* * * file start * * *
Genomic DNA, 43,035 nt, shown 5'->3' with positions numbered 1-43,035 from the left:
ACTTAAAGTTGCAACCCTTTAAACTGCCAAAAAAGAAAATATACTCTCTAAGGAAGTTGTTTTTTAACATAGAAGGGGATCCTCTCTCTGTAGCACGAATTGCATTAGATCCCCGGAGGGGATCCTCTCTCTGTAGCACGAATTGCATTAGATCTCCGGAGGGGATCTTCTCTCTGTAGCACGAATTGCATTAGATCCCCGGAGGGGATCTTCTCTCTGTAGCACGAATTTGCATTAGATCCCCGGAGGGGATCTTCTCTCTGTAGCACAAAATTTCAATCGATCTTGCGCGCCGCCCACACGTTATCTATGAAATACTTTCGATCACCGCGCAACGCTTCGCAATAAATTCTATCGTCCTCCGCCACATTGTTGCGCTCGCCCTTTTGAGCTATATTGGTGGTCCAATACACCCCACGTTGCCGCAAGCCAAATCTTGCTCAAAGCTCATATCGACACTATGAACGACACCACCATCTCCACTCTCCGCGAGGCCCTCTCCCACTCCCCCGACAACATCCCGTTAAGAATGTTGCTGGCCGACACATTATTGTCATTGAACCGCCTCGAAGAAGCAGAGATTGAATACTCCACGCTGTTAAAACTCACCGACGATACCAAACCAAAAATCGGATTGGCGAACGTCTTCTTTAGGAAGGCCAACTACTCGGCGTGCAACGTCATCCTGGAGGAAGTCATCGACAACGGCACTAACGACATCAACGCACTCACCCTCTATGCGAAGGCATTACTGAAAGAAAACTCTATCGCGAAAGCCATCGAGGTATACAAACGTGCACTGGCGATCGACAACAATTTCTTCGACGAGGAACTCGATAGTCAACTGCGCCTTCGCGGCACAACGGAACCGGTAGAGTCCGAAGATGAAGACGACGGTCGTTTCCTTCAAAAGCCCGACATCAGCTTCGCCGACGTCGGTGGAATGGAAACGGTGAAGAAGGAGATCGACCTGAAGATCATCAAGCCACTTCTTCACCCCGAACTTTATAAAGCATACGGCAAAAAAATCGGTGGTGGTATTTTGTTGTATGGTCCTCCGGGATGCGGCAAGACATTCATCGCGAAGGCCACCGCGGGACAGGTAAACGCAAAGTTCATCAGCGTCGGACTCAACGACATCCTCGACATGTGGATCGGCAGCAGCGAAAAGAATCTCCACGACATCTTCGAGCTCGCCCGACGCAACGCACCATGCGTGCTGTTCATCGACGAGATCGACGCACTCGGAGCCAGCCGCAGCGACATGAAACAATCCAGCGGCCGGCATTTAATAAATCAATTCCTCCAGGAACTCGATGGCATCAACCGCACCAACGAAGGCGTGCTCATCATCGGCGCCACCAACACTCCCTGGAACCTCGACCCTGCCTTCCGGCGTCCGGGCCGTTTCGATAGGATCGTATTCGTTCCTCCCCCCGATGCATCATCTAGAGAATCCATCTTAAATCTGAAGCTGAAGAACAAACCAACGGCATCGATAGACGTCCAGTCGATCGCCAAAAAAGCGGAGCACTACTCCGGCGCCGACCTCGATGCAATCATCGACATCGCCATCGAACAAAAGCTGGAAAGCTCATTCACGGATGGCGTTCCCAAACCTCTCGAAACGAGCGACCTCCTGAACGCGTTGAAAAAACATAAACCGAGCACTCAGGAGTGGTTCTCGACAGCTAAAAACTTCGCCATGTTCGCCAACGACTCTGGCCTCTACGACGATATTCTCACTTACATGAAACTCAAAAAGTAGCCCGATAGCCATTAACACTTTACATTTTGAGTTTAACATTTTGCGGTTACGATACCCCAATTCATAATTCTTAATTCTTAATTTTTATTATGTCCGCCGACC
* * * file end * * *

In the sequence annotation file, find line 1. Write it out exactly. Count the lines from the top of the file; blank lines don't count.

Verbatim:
Genomic DNA, 43,035 nt, shown 5'->3' with positions numbered 1-43,035 from the left: